BJP caught unprepared to tackle Kejriwal?
The way the BJP has been attacking Arvind Kejriwal and his party after failing to form a government in Delhi, it is showing its lack of confidence in dealing with the new-found enemy. Rahul Gandhi is an easier target for the man's party has been buried under a strong anti-incumbency wave. But Kejriwal's case is different. He has gained a momentum and ever since the poll results came out on December 8, the AAP is a force steadily rising. What makes it even more significant is that the AAP, like the BJP, is a party which has its main base among the urban voters.
The Kejriwal vs Modi affair speaks about competitive opposition in our politics
Sources said the AAP, bolstered by its recent success in Delhi, is likely to contest in 300 seats in the next Lok Sabha elections and it has already begun its mission in various states. This is a big thing for the same party was thinking of contesting in 100 seats in the Lok Sabha before the Delhi election took place. Modi and his party strategists looking to get a single majority in the big battle won't be very relieved with this news.
Modi was thinking about a long-term plan, AAP speaks about instant success
Modi, so far, has been found laying out his alternative plan in a slow manner. He is speaking about how the country should advance towards its 75th independence day or how its micro-economics should be managed. But now, with the AAP wasting no time to deliver on its pre-poll promises of free water and cheap power in Delhi, the BJP's leadership will be under pressure to lay out a formula of instant success before the people. Even if a Narendra Modi government comes to power at the Centre in another six months time, it will face a stiff competition from the Kejriwal government, also ruling in Delhi. The rising expectation will surely Modi's visions under stress. It is all about a competitive opposition in Indian politics now.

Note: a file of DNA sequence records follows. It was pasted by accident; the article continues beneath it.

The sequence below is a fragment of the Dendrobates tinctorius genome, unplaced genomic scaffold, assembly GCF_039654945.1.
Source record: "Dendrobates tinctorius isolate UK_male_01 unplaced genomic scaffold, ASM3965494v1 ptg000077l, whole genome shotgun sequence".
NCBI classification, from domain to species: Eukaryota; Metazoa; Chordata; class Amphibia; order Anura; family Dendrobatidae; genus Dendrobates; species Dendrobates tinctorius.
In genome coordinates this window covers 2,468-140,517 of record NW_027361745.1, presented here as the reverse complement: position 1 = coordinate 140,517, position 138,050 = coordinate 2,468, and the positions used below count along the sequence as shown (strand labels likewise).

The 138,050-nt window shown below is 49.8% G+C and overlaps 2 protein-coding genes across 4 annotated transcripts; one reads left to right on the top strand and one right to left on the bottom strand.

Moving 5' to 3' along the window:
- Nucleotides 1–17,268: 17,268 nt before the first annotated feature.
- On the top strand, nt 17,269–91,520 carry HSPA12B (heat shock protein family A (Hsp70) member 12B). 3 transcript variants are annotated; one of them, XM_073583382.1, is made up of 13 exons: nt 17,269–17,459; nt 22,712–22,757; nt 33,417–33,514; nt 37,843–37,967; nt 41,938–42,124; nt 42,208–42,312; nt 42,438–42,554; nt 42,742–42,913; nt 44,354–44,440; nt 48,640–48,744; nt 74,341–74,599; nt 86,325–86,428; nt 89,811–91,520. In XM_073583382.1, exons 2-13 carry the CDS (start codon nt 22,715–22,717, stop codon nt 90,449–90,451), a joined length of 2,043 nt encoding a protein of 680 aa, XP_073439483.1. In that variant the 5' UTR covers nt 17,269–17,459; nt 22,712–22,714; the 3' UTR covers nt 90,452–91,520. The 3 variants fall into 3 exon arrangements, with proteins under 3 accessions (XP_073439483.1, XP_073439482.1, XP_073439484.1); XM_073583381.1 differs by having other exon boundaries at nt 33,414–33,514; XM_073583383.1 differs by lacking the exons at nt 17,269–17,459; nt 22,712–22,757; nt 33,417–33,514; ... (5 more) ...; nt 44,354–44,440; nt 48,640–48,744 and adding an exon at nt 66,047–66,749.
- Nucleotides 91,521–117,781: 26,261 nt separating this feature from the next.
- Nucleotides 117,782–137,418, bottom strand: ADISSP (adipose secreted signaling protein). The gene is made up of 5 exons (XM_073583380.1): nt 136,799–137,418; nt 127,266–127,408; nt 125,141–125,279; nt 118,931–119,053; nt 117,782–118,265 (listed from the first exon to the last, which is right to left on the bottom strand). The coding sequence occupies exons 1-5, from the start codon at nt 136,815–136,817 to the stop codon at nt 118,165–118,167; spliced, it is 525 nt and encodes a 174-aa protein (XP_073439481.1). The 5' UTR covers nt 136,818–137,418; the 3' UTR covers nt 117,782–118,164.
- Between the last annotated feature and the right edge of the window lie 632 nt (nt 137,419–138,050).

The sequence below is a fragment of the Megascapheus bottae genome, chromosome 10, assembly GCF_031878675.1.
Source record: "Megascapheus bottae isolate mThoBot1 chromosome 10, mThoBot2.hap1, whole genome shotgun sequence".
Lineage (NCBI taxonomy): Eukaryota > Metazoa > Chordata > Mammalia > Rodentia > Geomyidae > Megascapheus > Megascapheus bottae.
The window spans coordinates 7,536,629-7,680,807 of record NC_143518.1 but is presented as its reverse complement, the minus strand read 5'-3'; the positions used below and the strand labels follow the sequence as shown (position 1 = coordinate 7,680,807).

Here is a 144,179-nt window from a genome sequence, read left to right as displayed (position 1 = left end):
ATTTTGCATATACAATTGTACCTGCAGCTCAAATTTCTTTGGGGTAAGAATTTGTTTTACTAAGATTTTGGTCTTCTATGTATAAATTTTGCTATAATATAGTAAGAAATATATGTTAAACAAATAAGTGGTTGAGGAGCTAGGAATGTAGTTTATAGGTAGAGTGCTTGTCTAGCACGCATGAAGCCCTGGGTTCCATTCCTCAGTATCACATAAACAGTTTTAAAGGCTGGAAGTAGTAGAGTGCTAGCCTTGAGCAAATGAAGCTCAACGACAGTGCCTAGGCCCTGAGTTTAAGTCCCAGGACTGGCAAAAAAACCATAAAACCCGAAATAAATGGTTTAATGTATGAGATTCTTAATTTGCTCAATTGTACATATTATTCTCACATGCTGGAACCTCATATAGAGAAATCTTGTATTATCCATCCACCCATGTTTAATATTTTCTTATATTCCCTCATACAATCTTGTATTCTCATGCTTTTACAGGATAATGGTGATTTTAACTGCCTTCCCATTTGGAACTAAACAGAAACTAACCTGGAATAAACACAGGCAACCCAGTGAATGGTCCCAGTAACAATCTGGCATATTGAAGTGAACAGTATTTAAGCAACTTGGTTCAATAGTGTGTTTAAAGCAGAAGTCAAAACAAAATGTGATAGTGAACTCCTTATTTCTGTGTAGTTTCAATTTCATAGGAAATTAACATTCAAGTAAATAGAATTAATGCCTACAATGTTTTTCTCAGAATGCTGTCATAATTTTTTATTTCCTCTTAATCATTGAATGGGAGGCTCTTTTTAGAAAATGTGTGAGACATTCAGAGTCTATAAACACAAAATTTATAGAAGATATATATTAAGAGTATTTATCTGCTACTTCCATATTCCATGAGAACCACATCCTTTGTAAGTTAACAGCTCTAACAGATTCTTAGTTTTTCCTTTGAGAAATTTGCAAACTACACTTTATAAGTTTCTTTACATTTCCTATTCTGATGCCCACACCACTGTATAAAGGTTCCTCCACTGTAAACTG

BJP's take on Kejriwal not convincing for Aam
The fast politics of the AAP has already seen the Congress government in Maharashtra to reduce power tariff and the BJP chief minister of Rajasthan putting a curb on her security arrangements. The AAP has imported a positive trend in the national politics, which nowadays survives mainly on negative traits. The BJP, on the other hand, was largely fighting the Congress by cashing in on the anti-incumbency mood.
But can it tackle the AAP like that? Chances are slim. The opposition leader in Delhi Assembly, Harshvardhan, was seen mocking and taunting Kejriwal on various issues on the floor on Thursday. But whatever he said is unlikely to strike a chord with the people for Kejriwal is at his populist best at the moment.
Other BJP leaders like Nitin Gadkari has accused the AAP of making an agreement with the Congress behind the veils while Arun Jaitley has tried to expose the AAP by taking up the practical disadvantage of a subsidy economy. But it is difficult to believe at this moment that reason will help the BJP to overcome the challenge called Kejriwal. He may be a newcomer in party politics, but is no lightweight in the popular space.
In fact, the Congress's backing the AAP in Delhi could also be a worrying trend for the BJP. What if the AAP emerges as a powerful third force and is backed by the Congress and other parties to keep away Modi from power after the next Lok Sabha elections?